Using my annual meme, with some extensions and wanderings, here are (a bit belatedly) my stats from 2013… just because I find it interesting, and really enjoy reading everyone else’s.
|Encouraged by earlier comments…
here is one of my favourite Sherpa photos.
Number of Books Read
103, which is rather fewer than 2012’s 135, but not far off 2011’s 106.
Number of Books Bought
We don’t count those any more.
64 fiction and 39 non-fiction – every year the percentage of non-fiction gets higher. Will it overtake fiction one year? (Well, yes, maybe… here endeth the investigative journalism).
63 by women, 39 by men, 3 by both. That’s a higher percentage of male authors than last year, and exactly the same number male as non-fiction. Coincidence? (Yes.)
Only 10 – mostly because of my Reading Presently project, I think. Of those 10, 7 were for teaching, thesis, or work.
One. I couldn’t resist putting this in here, and it did impact my reading a great deal.
Oldest book read
After A Century of Books in 2012, I decided 2013 would be the year I read loads of 19th-century literature. So, the oldest book I read? Er, Ruthless Rhymes for Heartless Homes by Harry Graham, from 1902. Oops.
Newest book read
Probably Black Sheep by Susan Hill, right at the end of the year, since it was a 2013 novel.
Was also one of the very best books I read this year – Stet by Diana Athill.
Books in Translation
Oh dear, only 3 I think, which is pretty appalling – and suggests that people tend not to give me books in translation, maybe? They were from French (Phantoms on the Bookshelves), German (All Quiet on the Western Front), and Hungarian (Skylark). And two of them ended up my 50 Books list.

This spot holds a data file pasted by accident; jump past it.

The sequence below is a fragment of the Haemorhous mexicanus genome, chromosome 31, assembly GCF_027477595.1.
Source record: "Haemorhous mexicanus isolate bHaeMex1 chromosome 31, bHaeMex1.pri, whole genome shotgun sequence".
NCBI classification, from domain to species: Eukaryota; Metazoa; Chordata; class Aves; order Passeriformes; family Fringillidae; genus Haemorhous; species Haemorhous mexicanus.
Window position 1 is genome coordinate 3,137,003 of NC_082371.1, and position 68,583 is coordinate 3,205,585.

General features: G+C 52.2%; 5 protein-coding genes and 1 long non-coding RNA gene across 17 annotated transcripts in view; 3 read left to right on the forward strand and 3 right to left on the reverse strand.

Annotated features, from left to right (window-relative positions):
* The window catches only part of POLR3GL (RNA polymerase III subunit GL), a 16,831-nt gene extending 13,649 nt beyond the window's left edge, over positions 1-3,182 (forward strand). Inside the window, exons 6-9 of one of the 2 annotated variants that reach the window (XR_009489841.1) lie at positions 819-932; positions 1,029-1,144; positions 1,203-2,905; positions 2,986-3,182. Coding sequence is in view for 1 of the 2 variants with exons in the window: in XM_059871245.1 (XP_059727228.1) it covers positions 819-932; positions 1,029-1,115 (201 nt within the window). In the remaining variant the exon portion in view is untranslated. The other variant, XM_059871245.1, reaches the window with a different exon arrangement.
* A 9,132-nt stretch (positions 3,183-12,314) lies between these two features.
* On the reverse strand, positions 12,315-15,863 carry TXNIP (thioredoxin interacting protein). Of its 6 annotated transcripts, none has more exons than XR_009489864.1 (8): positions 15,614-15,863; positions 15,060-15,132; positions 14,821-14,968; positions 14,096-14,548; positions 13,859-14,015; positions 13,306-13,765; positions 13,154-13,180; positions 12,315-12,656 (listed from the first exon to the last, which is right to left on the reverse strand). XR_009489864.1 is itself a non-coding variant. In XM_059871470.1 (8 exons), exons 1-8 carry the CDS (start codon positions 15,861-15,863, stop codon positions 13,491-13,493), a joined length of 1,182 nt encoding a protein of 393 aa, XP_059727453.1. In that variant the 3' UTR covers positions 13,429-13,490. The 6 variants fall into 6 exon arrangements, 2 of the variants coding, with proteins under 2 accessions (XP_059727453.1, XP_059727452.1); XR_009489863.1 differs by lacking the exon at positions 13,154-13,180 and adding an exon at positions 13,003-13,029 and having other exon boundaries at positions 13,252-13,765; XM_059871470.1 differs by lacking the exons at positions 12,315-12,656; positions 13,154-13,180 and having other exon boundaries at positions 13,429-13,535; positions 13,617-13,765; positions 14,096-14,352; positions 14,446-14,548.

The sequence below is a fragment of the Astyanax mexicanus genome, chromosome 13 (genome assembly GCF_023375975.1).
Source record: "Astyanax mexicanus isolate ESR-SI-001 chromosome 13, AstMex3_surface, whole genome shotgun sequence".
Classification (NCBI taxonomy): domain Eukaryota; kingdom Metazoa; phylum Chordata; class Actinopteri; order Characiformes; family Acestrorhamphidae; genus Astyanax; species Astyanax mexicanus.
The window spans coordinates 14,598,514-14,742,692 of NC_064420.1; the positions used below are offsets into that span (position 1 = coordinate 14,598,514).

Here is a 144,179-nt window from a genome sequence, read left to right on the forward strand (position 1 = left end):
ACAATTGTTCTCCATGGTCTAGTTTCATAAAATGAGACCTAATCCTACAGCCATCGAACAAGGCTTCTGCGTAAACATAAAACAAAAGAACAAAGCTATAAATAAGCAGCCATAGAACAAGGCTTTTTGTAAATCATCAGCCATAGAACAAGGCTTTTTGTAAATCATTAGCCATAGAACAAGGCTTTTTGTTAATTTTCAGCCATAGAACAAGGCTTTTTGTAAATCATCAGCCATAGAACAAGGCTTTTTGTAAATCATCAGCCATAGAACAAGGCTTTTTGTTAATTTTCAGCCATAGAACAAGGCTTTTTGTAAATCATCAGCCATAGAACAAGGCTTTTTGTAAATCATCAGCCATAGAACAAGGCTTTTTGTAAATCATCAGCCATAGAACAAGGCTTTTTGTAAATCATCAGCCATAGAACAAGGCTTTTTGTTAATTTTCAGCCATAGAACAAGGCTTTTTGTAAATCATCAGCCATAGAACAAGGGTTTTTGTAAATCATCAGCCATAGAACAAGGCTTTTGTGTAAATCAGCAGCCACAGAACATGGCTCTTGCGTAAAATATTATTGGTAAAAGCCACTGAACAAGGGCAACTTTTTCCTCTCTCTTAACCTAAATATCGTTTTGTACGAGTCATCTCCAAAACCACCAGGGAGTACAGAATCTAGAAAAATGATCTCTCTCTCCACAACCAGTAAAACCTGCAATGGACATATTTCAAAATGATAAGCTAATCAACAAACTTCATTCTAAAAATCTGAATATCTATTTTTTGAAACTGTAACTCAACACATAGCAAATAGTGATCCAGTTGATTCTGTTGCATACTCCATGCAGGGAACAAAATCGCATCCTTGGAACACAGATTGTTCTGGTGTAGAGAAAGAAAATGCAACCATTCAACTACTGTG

Most Books by One Author
This is definitely a battle of the Dames…. Agatha Christie helped me get through reader’s block in the summer, and I taught Muriel Spark to an undergraduate in the autumn. Who wins? It’s actually a tie – 7 a-piece.
Most Disappointing Book
I’ve hoped that Nina Bawden would be an author that I’d love, but I found A Woman of My Age utterly tedious.
Most Serendipitous Book
Either Floater by Calvin Trillin, about journalists in Washington DC (which I read while staying with journalists in Washington DC), or The Young Ardizzone by Edward Ardizzone, which turned out to be partly set in the village where my grandparents lived for over thirty years.
Animals in book titles
Snake Beach by Lisa Glass, Ella Minnow Pea by Mark Dunn, Skylark by Dezső Kosztolányi, Books, Baguettes, and Bedbugs by Jeremy Mercer, Some Tame Gazelle by Barbara Pym, Five Little Pigs by Agatha Christie, Cat Among the Pigeons by Agatha Christie, and Black Sheep by Susan Hill.
Strange things that happened in the books I read this year
Snakes infested a modelling contest, letters were systematically banned, a fake war was reported, a old woman was swindled into believing herself immortal, a draper flew, two children discovered an underground world, a dead romantic novelist haunted her husband, fence builders became serial killers, a snow child came alive, and a woman discovered that she was in a novel when she heard a narrator speaking through the walls.